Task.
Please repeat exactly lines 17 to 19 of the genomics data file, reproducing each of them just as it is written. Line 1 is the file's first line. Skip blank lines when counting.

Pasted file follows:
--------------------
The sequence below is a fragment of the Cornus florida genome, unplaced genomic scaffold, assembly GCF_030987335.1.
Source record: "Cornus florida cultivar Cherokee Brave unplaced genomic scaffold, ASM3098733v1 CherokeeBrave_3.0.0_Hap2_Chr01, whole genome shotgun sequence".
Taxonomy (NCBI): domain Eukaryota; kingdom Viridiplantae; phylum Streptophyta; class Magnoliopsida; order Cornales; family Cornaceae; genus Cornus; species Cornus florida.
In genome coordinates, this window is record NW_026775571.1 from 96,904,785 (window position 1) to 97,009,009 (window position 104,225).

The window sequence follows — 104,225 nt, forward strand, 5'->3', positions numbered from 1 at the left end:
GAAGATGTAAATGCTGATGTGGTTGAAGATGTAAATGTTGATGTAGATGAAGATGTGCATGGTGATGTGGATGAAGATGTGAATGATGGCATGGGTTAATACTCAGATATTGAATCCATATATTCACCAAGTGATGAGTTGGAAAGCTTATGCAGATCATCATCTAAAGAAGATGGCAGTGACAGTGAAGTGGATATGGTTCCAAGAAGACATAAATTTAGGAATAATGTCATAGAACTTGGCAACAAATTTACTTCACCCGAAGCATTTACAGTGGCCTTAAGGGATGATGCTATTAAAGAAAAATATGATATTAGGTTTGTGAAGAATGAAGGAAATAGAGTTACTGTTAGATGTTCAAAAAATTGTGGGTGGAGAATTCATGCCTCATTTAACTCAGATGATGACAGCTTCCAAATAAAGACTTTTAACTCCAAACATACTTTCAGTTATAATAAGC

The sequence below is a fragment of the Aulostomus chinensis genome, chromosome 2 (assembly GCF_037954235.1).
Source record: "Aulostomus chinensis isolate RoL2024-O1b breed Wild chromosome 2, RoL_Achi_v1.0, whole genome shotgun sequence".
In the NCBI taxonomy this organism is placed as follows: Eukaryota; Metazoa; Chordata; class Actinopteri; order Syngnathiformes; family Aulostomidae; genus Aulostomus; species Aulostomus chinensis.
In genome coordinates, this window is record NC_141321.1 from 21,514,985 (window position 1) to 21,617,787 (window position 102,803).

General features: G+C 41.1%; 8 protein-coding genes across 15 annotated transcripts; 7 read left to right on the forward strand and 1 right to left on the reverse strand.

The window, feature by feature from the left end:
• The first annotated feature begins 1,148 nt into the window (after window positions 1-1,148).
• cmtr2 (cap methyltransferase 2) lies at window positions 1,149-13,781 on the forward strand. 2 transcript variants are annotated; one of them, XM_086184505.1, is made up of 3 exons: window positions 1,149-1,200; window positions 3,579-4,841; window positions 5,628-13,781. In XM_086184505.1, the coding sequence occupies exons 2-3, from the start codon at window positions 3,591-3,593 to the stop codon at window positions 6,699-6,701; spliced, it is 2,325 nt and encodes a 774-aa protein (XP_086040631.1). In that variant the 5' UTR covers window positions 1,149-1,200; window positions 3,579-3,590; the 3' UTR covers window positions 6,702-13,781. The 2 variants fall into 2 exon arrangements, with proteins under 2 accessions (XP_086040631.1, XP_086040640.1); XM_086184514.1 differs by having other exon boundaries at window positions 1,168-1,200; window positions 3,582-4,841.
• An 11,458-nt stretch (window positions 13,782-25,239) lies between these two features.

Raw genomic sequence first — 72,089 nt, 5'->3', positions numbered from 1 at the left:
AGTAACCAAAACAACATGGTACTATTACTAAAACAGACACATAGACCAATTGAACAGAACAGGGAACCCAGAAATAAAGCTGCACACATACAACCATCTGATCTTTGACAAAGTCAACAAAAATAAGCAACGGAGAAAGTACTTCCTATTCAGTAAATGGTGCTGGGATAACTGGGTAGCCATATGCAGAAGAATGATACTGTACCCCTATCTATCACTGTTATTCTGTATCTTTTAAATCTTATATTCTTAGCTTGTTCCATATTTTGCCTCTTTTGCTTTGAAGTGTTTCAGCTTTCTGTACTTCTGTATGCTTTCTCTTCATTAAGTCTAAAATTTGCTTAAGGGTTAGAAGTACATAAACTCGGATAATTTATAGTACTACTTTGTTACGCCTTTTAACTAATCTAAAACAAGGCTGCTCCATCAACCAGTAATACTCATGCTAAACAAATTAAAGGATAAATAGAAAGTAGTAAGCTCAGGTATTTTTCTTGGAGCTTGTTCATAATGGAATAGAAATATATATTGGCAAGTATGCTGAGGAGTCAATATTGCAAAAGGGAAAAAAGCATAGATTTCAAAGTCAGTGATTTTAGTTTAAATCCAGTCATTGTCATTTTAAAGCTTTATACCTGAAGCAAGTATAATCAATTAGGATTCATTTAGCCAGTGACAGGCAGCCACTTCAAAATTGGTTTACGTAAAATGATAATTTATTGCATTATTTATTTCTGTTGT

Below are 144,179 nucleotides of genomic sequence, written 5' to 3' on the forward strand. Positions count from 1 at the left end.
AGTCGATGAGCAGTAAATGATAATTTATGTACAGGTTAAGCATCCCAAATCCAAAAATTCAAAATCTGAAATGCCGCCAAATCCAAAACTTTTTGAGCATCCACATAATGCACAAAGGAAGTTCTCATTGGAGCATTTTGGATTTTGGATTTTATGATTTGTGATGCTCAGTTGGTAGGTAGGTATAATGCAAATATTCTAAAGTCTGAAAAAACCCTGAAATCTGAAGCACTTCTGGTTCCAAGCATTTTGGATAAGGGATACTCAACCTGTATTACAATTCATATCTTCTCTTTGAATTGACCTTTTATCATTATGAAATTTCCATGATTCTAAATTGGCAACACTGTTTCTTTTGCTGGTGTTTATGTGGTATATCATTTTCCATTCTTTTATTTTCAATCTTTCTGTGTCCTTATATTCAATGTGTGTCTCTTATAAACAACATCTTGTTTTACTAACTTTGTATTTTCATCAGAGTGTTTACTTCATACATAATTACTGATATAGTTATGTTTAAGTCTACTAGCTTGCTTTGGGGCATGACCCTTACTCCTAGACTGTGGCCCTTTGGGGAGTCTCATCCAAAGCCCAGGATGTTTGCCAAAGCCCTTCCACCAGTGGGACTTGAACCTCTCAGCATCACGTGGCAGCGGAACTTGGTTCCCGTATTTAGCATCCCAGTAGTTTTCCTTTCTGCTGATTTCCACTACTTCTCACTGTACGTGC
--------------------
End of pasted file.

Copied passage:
AGTAACCAAAACAACATGGTACTATTACTAAAACAGACACATAGACCAATTGAACAGAACAGGGAACCCAGAAATAAAGCTGCACACATACAACCATCTGATCTTTGACAAAGTCAACAAAAATAAGCAACGGAGAAAGTACTTCCTATTCAGTAAATGGTGCTGGGATAACTGGGTAGCCATATGCAGAAGAATGATACTGTACCCCTATCTATCACTGTTATTCTGTATCTTTTAAATCTTATATTCTTAGCTTGTTCCATATTTTGCCTCTTTTGCTTTGAAGTGTTTCAGCTTTCTGTACTTCTGTATGCTTTCTCTTCATTAAGTCTAAAATTTGCTTAAGGGTTAGAAGTACATAAACTCGGATAATTTATAGTACTACTTTGTTACGCCTTTTAACTAATCTAAAACAAGGCTGCTCCATCAACCAGTAATACTCATGCTAAACAAATTAAAGGATAAATAGAAAGTAGTAAGCTCAGGTATTTTTCTTGGAGCTTGTTCATAATGGAATAGAAATATATATTGGCAAGTATGCTGAGGAGTCAATATTGCAAAAGGGAAAAAAGCATAGATTTCAAAGTCAGTGATTTTAGTTTAAATCCAGTCATTGTCATTTTAAAGCTTTATACCTGAAGCAAGTATAATCAATTAGGATTCATTTAGCCAGTGACAGGCAGCCACTTCAAAATTGGTTTACGTAAAATGATAATTTATTGCATTATTTATTTCTGTTGT

Below are 144,179 nucleotides of genomic sequence, written 5' to 3' on the forward strand. Positions count from 1 at the left end.
AGTCGATGAGCAGTAAATGATAATTTATGTACAGGTTAAGCATCCCAAATCCAAAAATTCAAAATCTGAAATGCCGCCAAATCCAAAACTTTTTGAGCATCCACATAATGCACAAAGGAAGTTCTCATTGGAGCATTTTGGATTTTGGATTTTATGATTTGTGATGCTCAGTTGGTAGGTAGGTATAATGCAAATATTCTAAAGTCTGAAAAAACCCTGAAATCTGAAGCACTTCTGGTTCCAAGCATTTTGGATAAGGGATACTCAACCTGTATTACAATTCATATCTTCTCTTTGAATTGACCTTTTATCATTATGAAATTTCCATGATTCTAAATTGGCAACACTGTTTCTTTTGCTGGTGTTTATGTGGTATATCATTTTCCATTCTTTTATTTTCAATCTTTCTGTGTCCTTATATTCAATGTGTGTCTCTTATAAACAACATCTTGTTTTACTAACTTTGTATTTTCATCAGAGTGTTTACTTCATACATAATTACTGATATAGTTATGTTTAAGTCTACTAGCTTGCTTTGGGGCATGACCCTTACTCCTAGACTGTGGCCCTTTGGGGAGTCTCATCCAAAGCCCAGGATGTTTGCCAAAGCCCTTCCACCAGTGGGACTTGAACCTCTCAGCATCACGTGGCAGCGGAACTTGGTTCCCGTATTTAGCATCCCAGTAGTTTTCCTTTCTGCTGATTTCCACTACTTCTCACTGTACGTGC